The Invention of Love, by Tom Stoppard: The play is set at the death of A.E. Housman, known for being a classical scholar as well as poet. As he crosses the Styx, ferried along by Charon, he sees moments from his life as a student at Oxford, where he met Moses Jackson, for whom he developed a lifelong unrequited love. Housman was also the contemporary of Oscar Wilde, whose shadow slips in and out of the play before making one appearance at the end to converse with Housman’s younger self.

I loved reading the play: Housman’s obvious passion for the classics delighted me, and I enjoyed the neurotic squabble of the academics who are his professors and colleagues. I really regret not being able to see an actual performance though, and I think I would have had a better appreciation for the play if I knew more about Housman himself (e.g. if I had read his famous cycle of poems, A Shropshire Lad). I got the sense that Stoppard quoted extensively, though I could only really note the quotes he attributed, and I think I would have a better understanding of the play’s structure and direction if I knew the references.

Stoppard’s language is delightful. There’s a particularly funny dialogue among Oxford academics, which incidentally makes for nice commentary on education and the purpose thereof:

Pattison: The modern university exists by consent of the world outside. We must send out men fitted for that world. What better example can we show them than classical antiquity? Nowhere was the ideal of morality, art and social order realized more harmoniously than in Greece in the age of the great philosophers.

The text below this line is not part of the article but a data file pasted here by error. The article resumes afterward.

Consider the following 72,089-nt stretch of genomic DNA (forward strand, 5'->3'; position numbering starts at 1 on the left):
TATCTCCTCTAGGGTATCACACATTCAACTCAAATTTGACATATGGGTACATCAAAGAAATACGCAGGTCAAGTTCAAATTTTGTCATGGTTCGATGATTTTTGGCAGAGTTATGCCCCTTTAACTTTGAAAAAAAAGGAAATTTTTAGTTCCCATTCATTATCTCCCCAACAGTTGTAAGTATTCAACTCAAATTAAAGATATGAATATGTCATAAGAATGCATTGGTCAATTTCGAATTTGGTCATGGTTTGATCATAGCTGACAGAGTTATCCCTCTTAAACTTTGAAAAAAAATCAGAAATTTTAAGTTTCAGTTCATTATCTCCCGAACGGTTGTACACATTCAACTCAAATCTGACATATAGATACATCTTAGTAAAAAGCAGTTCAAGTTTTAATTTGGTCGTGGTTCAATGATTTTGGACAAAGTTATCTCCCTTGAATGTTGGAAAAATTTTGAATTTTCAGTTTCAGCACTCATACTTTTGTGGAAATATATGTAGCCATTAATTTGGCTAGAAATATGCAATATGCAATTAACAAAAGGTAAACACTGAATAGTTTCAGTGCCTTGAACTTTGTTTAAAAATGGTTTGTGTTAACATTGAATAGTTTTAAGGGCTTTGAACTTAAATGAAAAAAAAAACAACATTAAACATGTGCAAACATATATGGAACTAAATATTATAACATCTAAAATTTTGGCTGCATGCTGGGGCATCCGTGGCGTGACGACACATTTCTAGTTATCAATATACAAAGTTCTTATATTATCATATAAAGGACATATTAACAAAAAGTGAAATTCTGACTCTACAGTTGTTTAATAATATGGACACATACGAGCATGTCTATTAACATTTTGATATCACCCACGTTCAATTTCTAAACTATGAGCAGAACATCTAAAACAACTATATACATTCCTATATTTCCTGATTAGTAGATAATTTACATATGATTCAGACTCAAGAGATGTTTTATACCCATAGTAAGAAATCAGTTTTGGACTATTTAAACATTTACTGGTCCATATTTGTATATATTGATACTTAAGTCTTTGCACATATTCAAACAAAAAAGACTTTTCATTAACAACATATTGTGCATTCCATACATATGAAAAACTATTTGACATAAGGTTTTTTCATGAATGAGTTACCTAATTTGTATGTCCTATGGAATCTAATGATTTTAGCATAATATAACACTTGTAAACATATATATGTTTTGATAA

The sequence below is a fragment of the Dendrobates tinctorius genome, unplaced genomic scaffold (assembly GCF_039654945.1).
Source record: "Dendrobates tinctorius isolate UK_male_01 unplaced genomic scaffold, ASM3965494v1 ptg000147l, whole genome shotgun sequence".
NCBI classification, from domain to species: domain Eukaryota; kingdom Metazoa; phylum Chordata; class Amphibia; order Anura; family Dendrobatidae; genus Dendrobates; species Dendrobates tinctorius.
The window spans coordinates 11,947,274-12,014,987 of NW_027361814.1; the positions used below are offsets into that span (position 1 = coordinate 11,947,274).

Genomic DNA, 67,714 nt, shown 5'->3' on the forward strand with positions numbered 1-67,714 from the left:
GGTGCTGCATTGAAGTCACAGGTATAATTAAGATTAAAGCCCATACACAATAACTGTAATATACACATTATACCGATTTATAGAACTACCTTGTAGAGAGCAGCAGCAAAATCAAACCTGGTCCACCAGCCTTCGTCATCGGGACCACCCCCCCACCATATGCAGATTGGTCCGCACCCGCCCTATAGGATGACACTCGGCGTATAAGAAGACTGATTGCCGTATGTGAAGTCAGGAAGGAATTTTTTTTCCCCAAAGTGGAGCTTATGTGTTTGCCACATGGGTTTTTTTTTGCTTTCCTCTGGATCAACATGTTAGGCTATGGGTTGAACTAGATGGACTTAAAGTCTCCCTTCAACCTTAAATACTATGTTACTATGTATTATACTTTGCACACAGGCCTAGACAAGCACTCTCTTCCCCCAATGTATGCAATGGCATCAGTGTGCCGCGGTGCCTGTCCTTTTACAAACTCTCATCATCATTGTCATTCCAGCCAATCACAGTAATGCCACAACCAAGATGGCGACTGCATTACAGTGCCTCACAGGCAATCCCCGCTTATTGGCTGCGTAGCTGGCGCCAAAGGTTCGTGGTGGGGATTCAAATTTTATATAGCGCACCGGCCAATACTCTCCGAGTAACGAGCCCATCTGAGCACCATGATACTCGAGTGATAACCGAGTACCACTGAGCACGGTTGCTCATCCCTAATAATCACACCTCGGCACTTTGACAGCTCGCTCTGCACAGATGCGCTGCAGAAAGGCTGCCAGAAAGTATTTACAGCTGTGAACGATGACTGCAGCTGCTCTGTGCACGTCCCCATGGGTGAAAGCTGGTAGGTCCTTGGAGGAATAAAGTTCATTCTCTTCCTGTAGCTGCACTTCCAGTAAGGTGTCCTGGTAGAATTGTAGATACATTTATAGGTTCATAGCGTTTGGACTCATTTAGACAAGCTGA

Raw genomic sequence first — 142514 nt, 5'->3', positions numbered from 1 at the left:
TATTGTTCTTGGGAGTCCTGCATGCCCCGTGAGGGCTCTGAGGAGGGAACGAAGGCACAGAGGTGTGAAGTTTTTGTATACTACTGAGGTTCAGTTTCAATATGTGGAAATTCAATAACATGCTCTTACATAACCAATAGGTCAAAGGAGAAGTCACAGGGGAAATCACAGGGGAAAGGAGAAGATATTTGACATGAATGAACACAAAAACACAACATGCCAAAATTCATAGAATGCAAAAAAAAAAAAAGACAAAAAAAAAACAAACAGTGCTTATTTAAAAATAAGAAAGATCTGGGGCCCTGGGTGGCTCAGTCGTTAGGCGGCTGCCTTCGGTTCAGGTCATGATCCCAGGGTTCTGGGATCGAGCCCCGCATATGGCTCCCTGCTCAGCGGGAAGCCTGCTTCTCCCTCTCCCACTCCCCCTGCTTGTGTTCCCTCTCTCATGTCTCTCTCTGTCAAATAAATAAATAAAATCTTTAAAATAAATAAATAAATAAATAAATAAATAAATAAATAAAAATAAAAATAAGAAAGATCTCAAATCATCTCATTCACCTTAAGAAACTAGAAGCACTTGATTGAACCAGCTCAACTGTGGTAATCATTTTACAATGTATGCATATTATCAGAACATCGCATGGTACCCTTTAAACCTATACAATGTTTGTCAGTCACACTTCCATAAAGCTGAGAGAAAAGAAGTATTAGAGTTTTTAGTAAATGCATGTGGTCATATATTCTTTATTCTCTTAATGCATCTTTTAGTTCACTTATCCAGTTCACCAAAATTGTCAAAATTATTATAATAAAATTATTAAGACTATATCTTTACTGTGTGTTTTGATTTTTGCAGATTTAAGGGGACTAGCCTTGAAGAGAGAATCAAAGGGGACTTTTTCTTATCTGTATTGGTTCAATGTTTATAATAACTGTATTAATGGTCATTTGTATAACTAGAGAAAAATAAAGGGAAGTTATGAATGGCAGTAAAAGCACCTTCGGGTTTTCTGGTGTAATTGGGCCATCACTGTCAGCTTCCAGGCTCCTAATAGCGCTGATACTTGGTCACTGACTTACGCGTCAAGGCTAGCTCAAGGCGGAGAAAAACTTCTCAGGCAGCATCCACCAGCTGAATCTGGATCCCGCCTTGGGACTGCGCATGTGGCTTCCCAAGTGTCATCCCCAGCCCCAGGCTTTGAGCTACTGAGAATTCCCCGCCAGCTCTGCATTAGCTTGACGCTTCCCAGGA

Ruskin: Buggery apart.

Jowett: Buggery apart.

Pater: Actually, Italy in the late-fifteenth century…Nowhere was the ideal of art, morality and social order realized more harmoniously, morality and social order apart.

Ruskin: The Medieval Gothic! The Medieval Gothic cathedrals which were the great engines of art, morality and social order!

Pattison (at croquet): Check. Play the advantage.

Pater: I have been touched by the medieval but its moment has passed, and now I wouldn’t return the compliment with a barge-pole. As for arts-and-crafts, it is very well for the people; without it, Liberty’s would be at risk, in fact it would be closed, but the true Aesthetic spirit goes back to Florence, Venice, Rome—Japanese apart. One sees it plain in Michelangelo’s David—legs apart. The blue of my very necktie declares we are still living in that revolution whereby man regained possession of his nature and produced the Italian Tumescence.

There’s something particularly poignant about Housman’s love for Jackson. As in Maurice, Oxford becomes the place where Housman first discovers love but is unable to realize it; unlike Maurice, he returns to the academic world, keeping his passion suppressed by burying himself in classical scholarship. A lifetime spent loving one person without hope of ever being loved in return, and the way Housman preserves his love by remaining in the timeless cloister of academia appeal to my romantic sensibilities I suppose.